On the Waterfront (NSFW)

April 2, 2012

They say New York is a watered down, commercialized version of what it used to be. No longer gritty or seedy, the city's been cleaned up and for some that means they've taken all our fun away. The Leslie-Lohman Museum of Gay and Lesbian Art has an exhibit opening this week, The Piers: Art and Sex Along the NY Waterfront, that harkens back to that overtly sexual time. As a youngin' who never got to experience "the real" New York City, these images make me wish I had been around back then. But then I'm reminded of the devastation caused by HIV/AIDS during that time period and consider myself lucky. Maybe in an ideal world where disease does not exist and time travel does could I enjoy the seemingly sexual freedom of those days.

Queerty has plenty more pics to flip through so head on over and take a look at the rest or visit the exhibit running April 4th - May 10th.

After reading Patti Smith's Just Kids, I'm fascinated by New York City during that time period. I'd love to hear more about the piers and NYC in general in the 1970s and 80s if anyone has stories to share in the comments below.

Photo: “Dockside Interview, 1977,” Arthur Tress

Tags: Photography, NY, 1970s, 1980s, Piers, Museums, Cruising
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Post written by RobHeartsDH (View Author Profile)
About this author: Rob lives in Manhattan with his black pug Riley. When he’s not thinking about daddies, he enjoys writing, eating burritos, watching copious amounts of television, and thinking about his next meal.
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Comments

Hi Rob. I had my first trip to New York as a 19 year old in 1978. It was a blast. For me, the time period of the late 70's and early 80's was a time of excitement, exploration and fun. I also recall in 1981/82 learning about a new disease that seemed to be attacking gay men and how scary that was. Your facts were clear enough for me. Thanks for the post.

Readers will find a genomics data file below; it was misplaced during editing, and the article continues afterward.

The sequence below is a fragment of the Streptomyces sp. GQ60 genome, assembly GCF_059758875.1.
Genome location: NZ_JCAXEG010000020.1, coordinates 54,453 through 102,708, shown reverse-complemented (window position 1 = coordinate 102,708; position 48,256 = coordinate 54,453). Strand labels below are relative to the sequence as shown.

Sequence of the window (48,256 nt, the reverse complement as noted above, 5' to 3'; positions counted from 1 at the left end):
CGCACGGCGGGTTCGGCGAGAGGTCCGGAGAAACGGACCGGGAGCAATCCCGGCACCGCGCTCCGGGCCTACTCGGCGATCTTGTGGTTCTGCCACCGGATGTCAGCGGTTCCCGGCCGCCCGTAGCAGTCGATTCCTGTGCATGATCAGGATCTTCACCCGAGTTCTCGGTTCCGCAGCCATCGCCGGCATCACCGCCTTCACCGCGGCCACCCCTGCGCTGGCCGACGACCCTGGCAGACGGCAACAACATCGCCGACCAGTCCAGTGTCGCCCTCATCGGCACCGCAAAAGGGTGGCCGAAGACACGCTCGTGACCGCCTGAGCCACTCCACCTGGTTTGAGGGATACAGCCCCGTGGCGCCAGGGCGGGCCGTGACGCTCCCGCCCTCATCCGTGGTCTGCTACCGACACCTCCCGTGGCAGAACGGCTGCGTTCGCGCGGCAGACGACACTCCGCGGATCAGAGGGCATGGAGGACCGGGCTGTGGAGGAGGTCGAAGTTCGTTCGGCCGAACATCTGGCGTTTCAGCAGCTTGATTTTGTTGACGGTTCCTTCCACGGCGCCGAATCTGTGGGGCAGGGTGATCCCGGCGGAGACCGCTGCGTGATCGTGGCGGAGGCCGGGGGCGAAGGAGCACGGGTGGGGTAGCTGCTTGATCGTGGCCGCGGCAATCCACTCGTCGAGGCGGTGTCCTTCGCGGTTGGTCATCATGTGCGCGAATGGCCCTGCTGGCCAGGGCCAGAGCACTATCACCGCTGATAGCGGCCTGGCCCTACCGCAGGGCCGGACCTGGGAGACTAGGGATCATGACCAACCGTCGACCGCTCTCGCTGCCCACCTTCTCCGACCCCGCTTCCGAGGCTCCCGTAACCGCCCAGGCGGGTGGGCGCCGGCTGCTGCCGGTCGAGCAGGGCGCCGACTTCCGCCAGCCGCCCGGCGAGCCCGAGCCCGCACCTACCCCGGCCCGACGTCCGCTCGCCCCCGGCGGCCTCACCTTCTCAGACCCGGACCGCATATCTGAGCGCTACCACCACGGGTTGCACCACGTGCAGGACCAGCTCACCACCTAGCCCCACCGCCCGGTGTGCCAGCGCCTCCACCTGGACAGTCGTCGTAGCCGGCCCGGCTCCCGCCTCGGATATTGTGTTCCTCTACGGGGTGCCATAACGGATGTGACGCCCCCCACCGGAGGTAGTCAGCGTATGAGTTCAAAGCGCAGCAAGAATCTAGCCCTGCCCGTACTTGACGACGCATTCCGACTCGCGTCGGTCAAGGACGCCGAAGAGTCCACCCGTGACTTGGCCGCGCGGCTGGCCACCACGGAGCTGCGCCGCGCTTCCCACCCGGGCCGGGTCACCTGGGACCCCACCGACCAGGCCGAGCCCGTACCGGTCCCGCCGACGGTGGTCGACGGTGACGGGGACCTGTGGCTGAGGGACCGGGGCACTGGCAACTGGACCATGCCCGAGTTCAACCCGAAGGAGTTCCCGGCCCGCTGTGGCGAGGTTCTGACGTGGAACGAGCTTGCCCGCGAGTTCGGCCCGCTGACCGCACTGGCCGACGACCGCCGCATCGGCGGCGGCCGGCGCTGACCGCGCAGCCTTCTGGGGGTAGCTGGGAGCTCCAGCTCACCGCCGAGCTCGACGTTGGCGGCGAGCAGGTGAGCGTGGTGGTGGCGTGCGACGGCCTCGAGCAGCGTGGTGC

i lived in nyc{bronx] in the mid 70's - didn't last long,about 6 mo.s. Didn't see alot of outwardly gay guys. I grew up in hawaii and saw alot more there. Of course was there alot longer. Had a good time in nyc but it was too expensive and fast paced for a boy from hawaii - I am pretty laid back. I wish I would have seen more of the gay side of the town.

Tava had to be in there! Wasn't part of that era, but his partner had a site of his pier murals up in the 90's.

I'd bus it to NY from Boston for weekends in the mid-1970s. I was 18, just out of high school and on my own. But while still a kid at home, I'd (quietly) read a little about "gay institutions" in throwaways like the "Boston Phoenix" and the "Real Paper" that my mother would bring back with her from jaunts to the city. I heard about the Continental Baths...the leather bars and culture, the Village...and the piers. In 1974-75, I went to see all of these.

Many of the bars had "dress codes" and so I was not allowed to enter. I did pay one visit to the Continental Baths and wandered about it, envisioning that this was where Bette Midler and Shirley Bassey had once entertained. Is good I took time to see these because soon they were done away with.